The art of breaking news on social media
When the news broke about Osama bin Laden’s death, many reported hearing the news first through Twitter. And if it wasn’t Twitter, many heard through Facebook or a smartphone alert.
Breaking news over social media channels has become an avenue for not only individual tweeters to share what they know, but for news organizations to get the news out fast. News organizations, however, have a higher standard to live up to than the everyday person and are breaking news with caution.
“We generally try to make sure it is sourced no matter what before we send something out over social media,” said Erin Cubert, social media director at The Tennessean. For example, when reports came out that President Obama wasn’t going to release photos of bin Laden, The Tennessean held back breaking it until they could legitimately source the news. “There are a lot of rumor mongers. That’s why we’re very careful to make sure we don’t send something out that isn’t 100 percent.”
Scott Kleinberg, social media director and Web editor for Chicago’s RedEye was inclined to agree, noting that consumers of social media content also need to be aware that not everything they read is true. “Remember everything that you see online might not be vetted,” he said in an email interview. “There are people out there that want to fool people and you can’t just blanketly accept everything you see as fact. You use the information the same way you use information from traditional sources – carefully and you do your homework.”
And yet the benefits of being able to move quickly through the use of social media seem to outweigh the negatives for most news organizations. “For newspapers it has completely changed the process. Waiting for your story to appear in the paper the following morning is hard enough, especially when a story breaks many hours before deadline. With social media, not only can we be relevant faster, but we can interact and engage with our audience at any time/from any place,” said Kleinberg.
Breaking news over social media also alerts readers so they can eventually follow a link back to the website and get the news. For The Tennessean, having social media as a tool during the Nashville flood in 2010 was especially helpful, noted Cubert. The paper used Facebook and Twitter, as well as worked with local bloggers to get information out to the public. “Social media was a driving force behind the Nashville flood at The Tennessean,” she said.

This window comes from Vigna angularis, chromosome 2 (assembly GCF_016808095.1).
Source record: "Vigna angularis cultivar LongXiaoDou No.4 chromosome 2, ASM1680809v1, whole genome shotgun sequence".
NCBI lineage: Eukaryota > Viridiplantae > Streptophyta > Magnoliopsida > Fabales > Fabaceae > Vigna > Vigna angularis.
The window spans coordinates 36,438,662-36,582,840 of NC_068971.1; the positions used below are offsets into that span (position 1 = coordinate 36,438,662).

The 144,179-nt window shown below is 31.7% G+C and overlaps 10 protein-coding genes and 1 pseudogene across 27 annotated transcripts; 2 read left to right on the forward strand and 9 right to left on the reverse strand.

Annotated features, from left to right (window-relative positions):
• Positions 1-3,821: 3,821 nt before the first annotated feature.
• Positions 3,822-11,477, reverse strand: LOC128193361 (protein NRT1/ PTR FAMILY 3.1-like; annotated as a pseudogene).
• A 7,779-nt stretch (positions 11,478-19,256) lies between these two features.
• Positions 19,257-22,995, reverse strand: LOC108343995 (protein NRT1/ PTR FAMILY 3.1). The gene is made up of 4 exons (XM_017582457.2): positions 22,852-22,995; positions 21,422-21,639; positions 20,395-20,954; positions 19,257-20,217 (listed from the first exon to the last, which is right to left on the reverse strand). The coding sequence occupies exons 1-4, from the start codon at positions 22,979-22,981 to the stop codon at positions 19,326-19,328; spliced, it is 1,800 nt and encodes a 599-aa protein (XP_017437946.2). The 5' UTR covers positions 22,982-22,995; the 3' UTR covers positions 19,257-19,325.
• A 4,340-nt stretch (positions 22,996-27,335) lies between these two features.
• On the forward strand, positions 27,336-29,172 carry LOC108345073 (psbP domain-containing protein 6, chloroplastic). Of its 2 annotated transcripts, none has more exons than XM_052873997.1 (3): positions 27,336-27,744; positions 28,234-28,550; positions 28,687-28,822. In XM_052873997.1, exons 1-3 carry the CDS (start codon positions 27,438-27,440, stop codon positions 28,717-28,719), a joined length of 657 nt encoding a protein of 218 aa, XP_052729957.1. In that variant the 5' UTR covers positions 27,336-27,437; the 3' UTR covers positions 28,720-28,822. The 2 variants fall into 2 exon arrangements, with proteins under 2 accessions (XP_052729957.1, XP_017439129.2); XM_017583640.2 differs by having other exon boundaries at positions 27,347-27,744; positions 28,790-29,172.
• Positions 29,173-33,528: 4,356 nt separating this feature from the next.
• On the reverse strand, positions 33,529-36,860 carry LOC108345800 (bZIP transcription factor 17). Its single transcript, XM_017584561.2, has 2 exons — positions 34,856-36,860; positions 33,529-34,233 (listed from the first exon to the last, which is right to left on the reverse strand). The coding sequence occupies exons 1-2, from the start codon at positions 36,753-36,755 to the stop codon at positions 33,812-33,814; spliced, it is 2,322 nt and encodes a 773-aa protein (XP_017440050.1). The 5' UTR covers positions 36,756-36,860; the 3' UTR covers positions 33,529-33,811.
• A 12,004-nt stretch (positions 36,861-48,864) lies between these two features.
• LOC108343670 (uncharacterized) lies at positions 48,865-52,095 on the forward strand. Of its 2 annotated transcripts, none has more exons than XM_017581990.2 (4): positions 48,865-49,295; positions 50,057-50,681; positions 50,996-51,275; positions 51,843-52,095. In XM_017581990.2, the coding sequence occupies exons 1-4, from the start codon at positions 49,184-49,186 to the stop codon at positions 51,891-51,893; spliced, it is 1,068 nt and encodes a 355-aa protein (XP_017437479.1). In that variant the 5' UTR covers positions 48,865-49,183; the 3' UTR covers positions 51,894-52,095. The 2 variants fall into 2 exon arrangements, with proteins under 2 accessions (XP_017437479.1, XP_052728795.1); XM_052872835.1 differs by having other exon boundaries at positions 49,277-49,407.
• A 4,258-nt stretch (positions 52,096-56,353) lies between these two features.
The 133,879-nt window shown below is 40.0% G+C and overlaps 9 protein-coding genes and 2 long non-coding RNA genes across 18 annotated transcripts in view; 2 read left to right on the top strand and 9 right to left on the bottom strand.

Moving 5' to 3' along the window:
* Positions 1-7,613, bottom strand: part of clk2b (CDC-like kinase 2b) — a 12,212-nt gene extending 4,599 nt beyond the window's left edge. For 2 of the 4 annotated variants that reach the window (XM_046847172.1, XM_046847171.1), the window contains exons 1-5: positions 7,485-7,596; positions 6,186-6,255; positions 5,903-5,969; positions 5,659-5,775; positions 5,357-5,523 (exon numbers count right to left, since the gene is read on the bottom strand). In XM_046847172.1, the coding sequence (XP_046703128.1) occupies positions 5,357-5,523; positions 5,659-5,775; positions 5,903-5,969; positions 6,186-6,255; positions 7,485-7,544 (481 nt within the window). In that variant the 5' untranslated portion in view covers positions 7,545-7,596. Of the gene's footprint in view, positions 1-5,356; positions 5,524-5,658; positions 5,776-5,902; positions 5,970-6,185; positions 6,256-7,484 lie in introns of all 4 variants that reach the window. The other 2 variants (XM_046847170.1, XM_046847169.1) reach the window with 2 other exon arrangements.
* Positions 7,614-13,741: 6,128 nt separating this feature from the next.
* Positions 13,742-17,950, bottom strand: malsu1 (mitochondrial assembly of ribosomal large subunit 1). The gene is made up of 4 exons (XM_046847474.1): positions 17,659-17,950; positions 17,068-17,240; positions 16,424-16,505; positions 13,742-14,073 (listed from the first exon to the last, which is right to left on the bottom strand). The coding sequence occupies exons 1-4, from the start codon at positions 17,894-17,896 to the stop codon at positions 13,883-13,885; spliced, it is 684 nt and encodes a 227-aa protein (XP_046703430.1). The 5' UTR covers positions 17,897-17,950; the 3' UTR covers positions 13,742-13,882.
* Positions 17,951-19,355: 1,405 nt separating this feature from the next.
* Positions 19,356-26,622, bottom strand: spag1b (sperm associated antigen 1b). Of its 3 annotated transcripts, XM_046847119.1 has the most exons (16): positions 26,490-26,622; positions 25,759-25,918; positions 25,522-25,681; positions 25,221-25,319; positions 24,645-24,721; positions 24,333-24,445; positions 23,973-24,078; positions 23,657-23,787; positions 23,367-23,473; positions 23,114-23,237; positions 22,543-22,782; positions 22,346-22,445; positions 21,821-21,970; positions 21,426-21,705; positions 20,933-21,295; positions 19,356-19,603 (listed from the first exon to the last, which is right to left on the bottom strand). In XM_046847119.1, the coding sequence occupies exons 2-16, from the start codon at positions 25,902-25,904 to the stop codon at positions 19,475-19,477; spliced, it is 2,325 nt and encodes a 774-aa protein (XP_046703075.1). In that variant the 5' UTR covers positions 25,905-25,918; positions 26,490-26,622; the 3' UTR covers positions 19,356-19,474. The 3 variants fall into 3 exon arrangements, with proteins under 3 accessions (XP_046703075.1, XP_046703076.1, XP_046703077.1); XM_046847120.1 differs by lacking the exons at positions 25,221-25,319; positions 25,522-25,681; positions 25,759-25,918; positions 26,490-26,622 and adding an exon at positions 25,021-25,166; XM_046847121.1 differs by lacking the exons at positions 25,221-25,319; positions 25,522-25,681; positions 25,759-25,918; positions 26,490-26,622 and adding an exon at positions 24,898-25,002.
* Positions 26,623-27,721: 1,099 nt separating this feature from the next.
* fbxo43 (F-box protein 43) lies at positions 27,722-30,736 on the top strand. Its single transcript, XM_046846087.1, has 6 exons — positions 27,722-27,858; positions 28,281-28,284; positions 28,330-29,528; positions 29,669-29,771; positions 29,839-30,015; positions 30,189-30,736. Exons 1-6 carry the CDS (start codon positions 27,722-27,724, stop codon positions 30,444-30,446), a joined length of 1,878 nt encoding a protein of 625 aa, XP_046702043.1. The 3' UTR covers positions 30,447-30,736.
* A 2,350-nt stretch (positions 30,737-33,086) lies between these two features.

But although breaking news on social media seems a natural evolution, not all news organizations are on board with the concept. Romenesko recently posted Bloomberg News’ most recent social media guidelines that stated social media should not be used to break news: “We should not share work in progress or use social media as a vehicle for breaking news. As ever, news must always break first on the Bloomberg Terminal.”
In Marcus Messner’s opinion, creating guidelines that state against specifically breaking news over social media is the wrong way to go. An assistant professor teaching social media, multimedia journalism and global communications at Virginia Commonwealth University, Messner noted that while standards need to be upheld, news can still be broken efficiently through social media. “You don’t always have to report the entire story to be published on social media, but you have to report the facts,” he said. “So the storytelling is different.”
News organizations like the Huffington Post and Politico are doing a good job of breaking news on social media that has been verified and sourced beforehand, he noted. CNN also set a standard when the news of Osama bin Laden was first announced. Although tweets abounded in the Twitter spectrum, CNN didn’t break the news until it had confirmed the facts. “I think [social media] puts news organizations in a position under immense pressure to break the news because people are already talking about it,” Messner said. “Regular citizens and politicians can start talking, but news organizations can just not do that. They would put their credibility on the line if they got a story like this wrong.” Despite the downfalls that can be associated with breaking news over social media, Messner said that as soon as the facts are confirmed outlets need to be involved in social media.
And it’s not only news organizations that need to be onboard, but the journalists as well. “I think social media channels are actually a great way of branding for news organizations and personal branding for reporters,” he said. But the conversation happens with the journalists, he noted. “If you use it as a one-way channel and don’t answer to your audience, then what’s the point? I think the reporters that have the most followers and fans are the ones that truly engage with their audience.”
–Katrina M. Mendolera
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